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It was a step taken with the right intentions, but with inadequate preparations. Credit: Reuters

The decision of the Modi government to demonetise the Rs 500 and Rs 1,000 denomination notes and to introduce new Rs 500 notes and Rs 2,000 notes has to be seen from three perspectives: first, whether the government has followed due procedure; secondly, whether any contingency plan was put in place so there is no inconvenience to the general public till banking activities are normalised because the entire exercise involves enormous administrative work for the RBI and other banks; thirdly and the most importantly, to what extent will it address the problem of black money in India?

It was a big procedural blunder to declare the demonetisation drive and introduce new currency without resorting to legislative routes, with mere executive decision. The last time it was done was the year 1978 through the proclamation of an ordinance, which later became the High Denomination Bank Note (Demonetisation) Act, 1978.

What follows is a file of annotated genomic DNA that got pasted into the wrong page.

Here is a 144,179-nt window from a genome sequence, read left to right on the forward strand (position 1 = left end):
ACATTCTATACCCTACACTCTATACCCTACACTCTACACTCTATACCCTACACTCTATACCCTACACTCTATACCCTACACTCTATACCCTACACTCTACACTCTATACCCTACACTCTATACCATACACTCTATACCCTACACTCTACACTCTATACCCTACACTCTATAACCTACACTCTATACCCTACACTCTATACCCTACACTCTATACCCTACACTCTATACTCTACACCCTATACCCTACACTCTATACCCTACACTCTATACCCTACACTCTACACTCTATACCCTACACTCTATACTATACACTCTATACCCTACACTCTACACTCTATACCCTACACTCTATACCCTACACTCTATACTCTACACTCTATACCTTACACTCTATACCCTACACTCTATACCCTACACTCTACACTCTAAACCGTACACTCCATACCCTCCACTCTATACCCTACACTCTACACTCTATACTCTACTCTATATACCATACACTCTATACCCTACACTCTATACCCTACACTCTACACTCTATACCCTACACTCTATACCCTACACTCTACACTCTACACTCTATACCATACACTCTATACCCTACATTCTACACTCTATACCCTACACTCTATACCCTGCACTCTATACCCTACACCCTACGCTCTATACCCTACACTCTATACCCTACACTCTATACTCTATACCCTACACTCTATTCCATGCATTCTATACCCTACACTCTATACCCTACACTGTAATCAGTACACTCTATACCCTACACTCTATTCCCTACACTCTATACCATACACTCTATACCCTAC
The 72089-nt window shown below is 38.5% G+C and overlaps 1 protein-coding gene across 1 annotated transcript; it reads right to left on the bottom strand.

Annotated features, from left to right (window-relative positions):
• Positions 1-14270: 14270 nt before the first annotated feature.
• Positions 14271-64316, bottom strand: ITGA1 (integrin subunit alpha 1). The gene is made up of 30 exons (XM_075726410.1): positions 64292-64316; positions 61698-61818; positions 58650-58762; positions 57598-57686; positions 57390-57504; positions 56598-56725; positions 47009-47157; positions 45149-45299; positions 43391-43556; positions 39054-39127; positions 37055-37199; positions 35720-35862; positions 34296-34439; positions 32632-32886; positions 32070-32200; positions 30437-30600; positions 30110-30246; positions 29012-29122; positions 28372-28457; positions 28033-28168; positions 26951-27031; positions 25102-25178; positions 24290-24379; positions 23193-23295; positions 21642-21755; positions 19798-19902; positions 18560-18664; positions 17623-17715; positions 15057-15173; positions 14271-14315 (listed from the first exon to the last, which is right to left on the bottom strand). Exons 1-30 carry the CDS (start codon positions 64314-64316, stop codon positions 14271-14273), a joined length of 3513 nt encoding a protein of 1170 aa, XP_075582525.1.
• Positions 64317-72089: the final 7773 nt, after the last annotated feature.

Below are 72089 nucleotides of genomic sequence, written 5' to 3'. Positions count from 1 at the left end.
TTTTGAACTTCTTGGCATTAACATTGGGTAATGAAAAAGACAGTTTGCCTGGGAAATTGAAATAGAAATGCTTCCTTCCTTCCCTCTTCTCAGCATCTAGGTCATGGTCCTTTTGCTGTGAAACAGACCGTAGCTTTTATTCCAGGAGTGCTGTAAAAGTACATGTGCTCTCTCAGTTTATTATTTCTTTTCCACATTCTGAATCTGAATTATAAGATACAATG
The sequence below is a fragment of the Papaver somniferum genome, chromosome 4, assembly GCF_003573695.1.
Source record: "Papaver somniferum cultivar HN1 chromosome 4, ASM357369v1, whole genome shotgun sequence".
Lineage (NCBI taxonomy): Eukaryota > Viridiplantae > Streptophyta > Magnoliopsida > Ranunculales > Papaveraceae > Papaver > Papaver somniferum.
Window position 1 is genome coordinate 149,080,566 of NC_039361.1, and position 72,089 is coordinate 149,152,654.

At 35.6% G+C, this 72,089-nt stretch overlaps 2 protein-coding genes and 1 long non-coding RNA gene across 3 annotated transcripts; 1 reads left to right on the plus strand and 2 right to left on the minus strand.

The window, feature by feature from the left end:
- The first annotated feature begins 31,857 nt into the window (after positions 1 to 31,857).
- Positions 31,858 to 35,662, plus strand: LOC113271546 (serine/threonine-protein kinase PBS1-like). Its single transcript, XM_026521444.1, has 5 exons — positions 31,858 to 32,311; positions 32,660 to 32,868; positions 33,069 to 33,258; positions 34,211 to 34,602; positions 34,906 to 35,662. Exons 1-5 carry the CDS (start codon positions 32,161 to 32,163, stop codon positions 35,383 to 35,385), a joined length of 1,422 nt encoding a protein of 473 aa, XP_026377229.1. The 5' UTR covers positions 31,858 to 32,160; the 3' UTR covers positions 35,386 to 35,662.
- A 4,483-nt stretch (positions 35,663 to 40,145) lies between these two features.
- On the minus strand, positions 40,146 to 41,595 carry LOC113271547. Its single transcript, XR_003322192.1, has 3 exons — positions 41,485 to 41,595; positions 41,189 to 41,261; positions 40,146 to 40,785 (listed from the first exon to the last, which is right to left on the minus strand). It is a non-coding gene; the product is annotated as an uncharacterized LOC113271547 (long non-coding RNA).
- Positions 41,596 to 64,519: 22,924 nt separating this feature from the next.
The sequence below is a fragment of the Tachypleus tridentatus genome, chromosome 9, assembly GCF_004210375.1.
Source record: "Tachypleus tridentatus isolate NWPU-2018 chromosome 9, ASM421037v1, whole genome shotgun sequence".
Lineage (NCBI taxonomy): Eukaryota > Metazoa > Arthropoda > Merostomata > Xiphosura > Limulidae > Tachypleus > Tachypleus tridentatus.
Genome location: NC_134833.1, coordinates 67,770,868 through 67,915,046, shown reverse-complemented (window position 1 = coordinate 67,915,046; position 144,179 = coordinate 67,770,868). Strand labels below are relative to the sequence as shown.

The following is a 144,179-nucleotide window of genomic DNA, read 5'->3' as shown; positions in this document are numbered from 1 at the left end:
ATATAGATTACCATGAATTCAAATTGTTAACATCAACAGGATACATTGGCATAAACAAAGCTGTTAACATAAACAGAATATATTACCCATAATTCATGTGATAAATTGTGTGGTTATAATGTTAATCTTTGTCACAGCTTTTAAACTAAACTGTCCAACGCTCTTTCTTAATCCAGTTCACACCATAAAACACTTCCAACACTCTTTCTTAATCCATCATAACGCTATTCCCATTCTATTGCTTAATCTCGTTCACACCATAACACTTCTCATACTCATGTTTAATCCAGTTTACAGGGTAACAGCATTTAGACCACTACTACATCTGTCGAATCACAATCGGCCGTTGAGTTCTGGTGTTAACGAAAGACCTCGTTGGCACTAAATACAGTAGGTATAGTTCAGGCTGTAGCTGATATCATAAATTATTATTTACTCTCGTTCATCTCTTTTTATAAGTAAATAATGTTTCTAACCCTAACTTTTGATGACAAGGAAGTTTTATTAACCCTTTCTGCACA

By avoiding the ordinance route, the government has made an attempt to bypass the legislative scrutiny of its executive order. Given the circumstances, the matter will be, at best, discussed Parliament, but not be subjected to vote. This is not the first time the Modi government has bypassed the legislature. Recently, the Cabinet approved the proposal for the merger of the railway budget with Union budget without the concurrence of the Estimates Committee, which was otherwise a must.

But, in this case, Parliament was bypassed intentionally, knowing full well that it does not have the numbers to ratify the ordinance in both the houses.

The unusually long queues at banks and the empty ATMs are enough to summarise that the government announced the decision without any contingency plan with the belief that the system will take care of itself.